America is absorbing the shock of another bloody mass shooting a day after an 18-year-old man wearing body armour and carrying assault rifles entered an elementary school in Texas and gunned to death at least 19 children and two adults.
The attack on Robb elementary school in Uvalde, 85 miles west of San Antonio, was the deadliest gun rampage in an American school in almost a decade. It prompted passionate calls for tougher gun controls led by the US president, Joe Biden, matched by equally stringent demands for more armed guards in schools from the gun lobby and Republicans.
The shooting began to unfold at 11.32am on Tuesday morning when the shooter, who is believed to have posted photographs of what he called “my guns” on Instagram four days previously, opened fire in a classroom of nine- and 10-year-olds. He then went classroom to classroom, officials said, bearing two assault-style weapons that he is thought to have bought this month shortly after his 18th birthday.
The shooter died at the scene, having been reportedly killed by police. Earlier, he shot his grandmother at her home in Uvalde, a small town of 16,000 mainly Hispanic or Latino residents. She survived the attack but is in critical condition.
Among the confirmed victims were two adults: Eva Mireles, a bilingual special education teacher at the school, and Irma Garcia, who had taught there for 23 years and had four children of her own.
The mass shooting was the deadliest in modern Texas history, and left more people dead than any US school shooting since Sandy Hook elementary school in Connecticut in December 2012. The impact of the shooting was compounded by its timing, just 10 days after another 18-year-old gunman opened fire on largely Black grocery shoppers in a supermarket in Buffalo, New York, killing 10 people.
A visibly shaken Biden later urged Americans to resist the powerful gun lobby, which he blamed for blocking enactment of tougher firearms laws. Flags will be flown at half-mast until sunset on Saturday in observance of the tragedy, he said.
“As a nation, we have to ask, ‘When in God’s name are we going to stand up to the gun lobby?’” Biden said. “When in God’s name are we going to do what has to be done? Why are we willing to live with this carnage?” He was “sick and tired of it”, he said, adding: “We have to act.”
But Republican leaders – not least in Texas itself – were just as robust in their calls for more guns in schools as a response to the shooting. Ted Cruz, the US senator from Texas, said just a few hours after the school attack that the best way to keep kids safe was to have armed law enforcement officers present on campus.
Ken Paxton, Texas’s attorney general, told the rightwing news outlet Newsmax that the way to save lives was to have “teachers and other administrators who have gone through training and who are armed”.
Their arguments were belied, however, by the facts of the Uvalde massacre. As the shooter entered the elementary school, two local police officers and a school guard opened fire in an attempt to stop him, but failed to do so, allowing him to carry on with his gruesome plans.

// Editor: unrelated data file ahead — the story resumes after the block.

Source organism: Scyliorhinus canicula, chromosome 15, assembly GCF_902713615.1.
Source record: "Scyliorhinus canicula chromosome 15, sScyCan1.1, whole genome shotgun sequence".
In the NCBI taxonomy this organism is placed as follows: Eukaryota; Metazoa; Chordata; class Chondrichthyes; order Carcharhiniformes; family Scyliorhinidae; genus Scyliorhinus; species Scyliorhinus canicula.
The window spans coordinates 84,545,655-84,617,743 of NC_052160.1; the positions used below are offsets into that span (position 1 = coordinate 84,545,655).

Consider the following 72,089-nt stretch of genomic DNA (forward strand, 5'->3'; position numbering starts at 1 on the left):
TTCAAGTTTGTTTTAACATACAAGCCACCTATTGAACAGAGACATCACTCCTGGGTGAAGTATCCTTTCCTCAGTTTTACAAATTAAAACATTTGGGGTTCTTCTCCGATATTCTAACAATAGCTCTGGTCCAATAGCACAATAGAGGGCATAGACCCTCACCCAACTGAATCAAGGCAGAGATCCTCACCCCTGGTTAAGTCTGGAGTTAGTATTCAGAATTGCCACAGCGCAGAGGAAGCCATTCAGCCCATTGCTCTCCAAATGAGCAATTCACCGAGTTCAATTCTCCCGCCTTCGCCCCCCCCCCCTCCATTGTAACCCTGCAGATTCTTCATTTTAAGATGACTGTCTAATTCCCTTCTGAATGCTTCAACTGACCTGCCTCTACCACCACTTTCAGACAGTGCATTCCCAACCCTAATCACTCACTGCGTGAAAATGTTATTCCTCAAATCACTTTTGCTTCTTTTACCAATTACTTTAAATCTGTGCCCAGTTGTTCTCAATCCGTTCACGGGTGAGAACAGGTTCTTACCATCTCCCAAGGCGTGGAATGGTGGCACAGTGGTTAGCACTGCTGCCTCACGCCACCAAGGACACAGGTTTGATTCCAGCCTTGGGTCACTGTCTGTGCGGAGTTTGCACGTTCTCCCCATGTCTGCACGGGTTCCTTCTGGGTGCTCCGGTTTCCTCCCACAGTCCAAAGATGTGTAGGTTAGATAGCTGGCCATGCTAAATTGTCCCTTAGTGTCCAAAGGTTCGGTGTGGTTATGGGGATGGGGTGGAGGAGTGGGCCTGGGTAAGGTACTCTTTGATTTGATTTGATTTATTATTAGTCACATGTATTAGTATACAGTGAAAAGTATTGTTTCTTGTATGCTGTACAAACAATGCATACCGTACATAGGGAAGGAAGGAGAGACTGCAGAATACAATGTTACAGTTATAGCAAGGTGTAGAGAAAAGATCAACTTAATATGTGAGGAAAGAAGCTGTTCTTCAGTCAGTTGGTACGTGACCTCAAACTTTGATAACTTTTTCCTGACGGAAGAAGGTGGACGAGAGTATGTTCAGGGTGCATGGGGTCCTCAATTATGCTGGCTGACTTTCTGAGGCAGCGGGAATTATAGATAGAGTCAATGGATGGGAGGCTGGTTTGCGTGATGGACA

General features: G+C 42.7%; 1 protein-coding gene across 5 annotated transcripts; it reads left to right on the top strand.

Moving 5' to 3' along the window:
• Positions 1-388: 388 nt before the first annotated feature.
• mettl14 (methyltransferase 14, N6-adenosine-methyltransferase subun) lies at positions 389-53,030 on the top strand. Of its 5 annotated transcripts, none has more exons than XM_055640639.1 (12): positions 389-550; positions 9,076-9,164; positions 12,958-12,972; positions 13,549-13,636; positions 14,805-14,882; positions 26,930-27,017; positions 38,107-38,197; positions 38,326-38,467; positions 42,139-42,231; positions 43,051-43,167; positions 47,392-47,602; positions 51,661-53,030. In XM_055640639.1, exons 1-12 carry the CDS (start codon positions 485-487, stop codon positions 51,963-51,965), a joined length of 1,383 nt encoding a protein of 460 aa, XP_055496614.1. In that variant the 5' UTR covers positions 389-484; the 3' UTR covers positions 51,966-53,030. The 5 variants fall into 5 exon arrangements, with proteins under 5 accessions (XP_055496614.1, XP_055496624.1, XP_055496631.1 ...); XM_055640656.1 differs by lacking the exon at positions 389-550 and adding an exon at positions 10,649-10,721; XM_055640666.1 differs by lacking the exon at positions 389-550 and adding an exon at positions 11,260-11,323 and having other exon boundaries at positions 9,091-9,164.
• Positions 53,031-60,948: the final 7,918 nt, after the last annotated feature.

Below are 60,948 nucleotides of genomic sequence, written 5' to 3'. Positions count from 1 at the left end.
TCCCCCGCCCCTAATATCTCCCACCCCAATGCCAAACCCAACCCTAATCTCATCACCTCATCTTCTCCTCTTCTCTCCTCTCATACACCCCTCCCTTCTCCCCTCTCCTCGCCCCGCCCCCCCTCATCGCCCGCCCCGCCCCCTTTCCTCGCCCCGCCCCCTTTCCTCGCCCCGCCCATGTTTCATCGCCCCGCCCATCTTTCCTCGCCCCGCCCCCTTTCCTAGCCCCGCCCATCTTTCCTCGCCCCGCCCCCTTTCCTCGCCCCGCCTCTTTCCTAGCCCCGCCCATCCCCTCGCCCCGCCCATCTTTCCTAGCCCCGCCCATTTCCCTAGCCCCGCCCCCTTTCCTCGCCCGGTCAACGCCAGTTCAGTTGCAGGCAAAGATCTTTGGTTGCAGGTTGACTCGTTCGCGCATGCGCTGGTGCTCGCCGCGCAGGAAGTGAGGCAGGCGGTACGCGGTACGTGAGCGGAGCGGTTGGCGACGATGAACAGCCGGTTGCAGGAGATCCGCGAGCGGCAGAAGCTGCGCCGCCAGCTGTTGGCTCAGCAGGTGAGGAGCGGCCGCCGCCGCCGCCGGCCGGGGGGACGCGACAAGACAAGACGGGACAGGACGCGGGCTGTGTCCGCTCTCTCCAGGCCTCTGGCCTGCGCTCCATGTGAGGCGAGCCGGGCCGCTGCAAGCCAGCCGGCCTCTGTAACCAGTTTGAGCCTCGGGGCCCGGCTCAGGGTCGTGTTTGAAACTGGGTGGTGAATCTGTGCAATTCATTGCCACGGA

In recent years Texas has led the US in its lax approach to gun controls with a steady stream of initiatives loosening restrictions on firearms ownership. Last year its Republican governor, Greg Abbott, enacted a law that removed almost all restraints on carrying handguns in public – despite the fact that Texas has been the scene of several of the most horrifying mass shootings in US history.
Biden and other campaigners for greater gun controls face the numbing reality that in the US there are more firearms in circulation than there are people. The pandemic has seen a dramatic uptick in gun sales, and with it a surge in violent gun deaths.
In the last decade there have been at least 3,500 mass shootings defined as incidents killing or injuring four or more people, according to the Gun Violence Archive. The rate of deaths of children under 14 has also risen sharply since the pandemic.
There were heartbreaking scenes outside the Uvalde school in the immediate aftermath of the shooting. Hours after the attack, distraught families were still awaiting word on whether their children had survived, with the silence broken repeatedly by screams and wailing.
“My heart is broken today,” said Hal Harrell, the school district superintendent. “We’re a small community, and we’re going to need your prayers to get through this.”
The school was preparing for its final day on Thursday. A series of themed days had been organised, with children asked to come on Tuesday dressed as “Footloose and Fancy”.
Adolfo Cruz, 69, said he drove to the school after receiving a terrifying phone call from his daughter. He was waiting for news of his 10-year-old great-granddaughter, Eliajha Cruz Torres, and it was the heaviest moment of his life, he said.
In strong international reactions to the shooting, Pope Francis said he was “heartbroken”, adding: “It is time to say ‘enough’ to the indiscriminate trafficking of weapons.” Emmanuel Macron said the French people shared Americans’ shock and grief at the “cowardly” shooting, while Ukraine’s president, Volodymyr Zelenskiy, said he was “deeply saddened by the news of the murder of innocent children”.